The basketball world lost an NBA lifer Friday, as former Utah Jazz head coach Jerry Sloan died at age 78.

Sloan had been battling Parkins’s disease and Lewy body dementia for years following diagnosis in 2016. He died in Salt Lake City, Utah, where he spent the final 23 years of his coaching career leading the Jazz.

Sloan was the No. 4 pick in the 1965 NBA Draft out of Evansville, beginning a playing and coaching career that spanned more than four decades in the professional basketball world. Sloan played more than 10 seasons, splitting time with the Baltimore Bullets and Chicago Bulls.

Shortly after his playing career ended, the Bulls hired Sloan as a scout then assistant. He spent one year in that role before ascending to head coach. Sloan held that title for two-plus seasons before being fired.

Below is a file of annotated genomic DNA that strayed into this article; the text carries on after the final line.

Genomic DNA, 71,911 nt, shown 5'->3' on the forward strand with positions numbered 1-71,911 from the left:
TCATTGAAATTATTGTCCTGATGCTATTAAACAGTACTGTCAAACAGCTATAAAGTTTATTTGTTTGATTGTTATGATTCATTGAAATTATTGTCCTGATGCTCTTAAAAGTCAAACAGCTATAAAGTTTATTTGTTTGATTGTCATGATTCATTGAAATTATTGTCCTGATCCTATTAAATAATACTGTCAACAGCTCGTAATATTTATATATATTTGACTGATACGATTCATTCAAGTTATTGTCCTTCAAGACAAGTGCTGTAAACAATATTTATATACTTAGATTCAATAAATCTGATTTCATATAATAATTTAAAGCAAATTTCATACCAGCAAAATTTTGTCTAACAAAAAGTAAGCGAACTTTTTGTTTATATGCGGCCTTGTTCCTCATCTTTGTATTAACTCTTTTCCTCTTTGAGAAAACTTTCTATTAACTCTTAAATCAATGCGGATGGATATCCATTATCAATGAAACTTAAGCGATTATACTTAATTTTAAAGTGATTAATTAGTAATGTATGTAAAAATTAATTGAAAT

He eventually landed in Utah as an assistant and became head coach in 1988. Sloan spent the rest of his career with the Jazz, spanning more than 20 seasons, making the playoffs in all but three. Sloan and the Jazz had one of the best teams in the late 1990s, reaching the NBA Finals in 1997 and 1998 but came up short on both occasions to Michael Jordan and the Chicago Bulls.

Sloan was inducted into the Basketball Hall of Fame — alongside former Jazz point guard John Stockton — in 2009.

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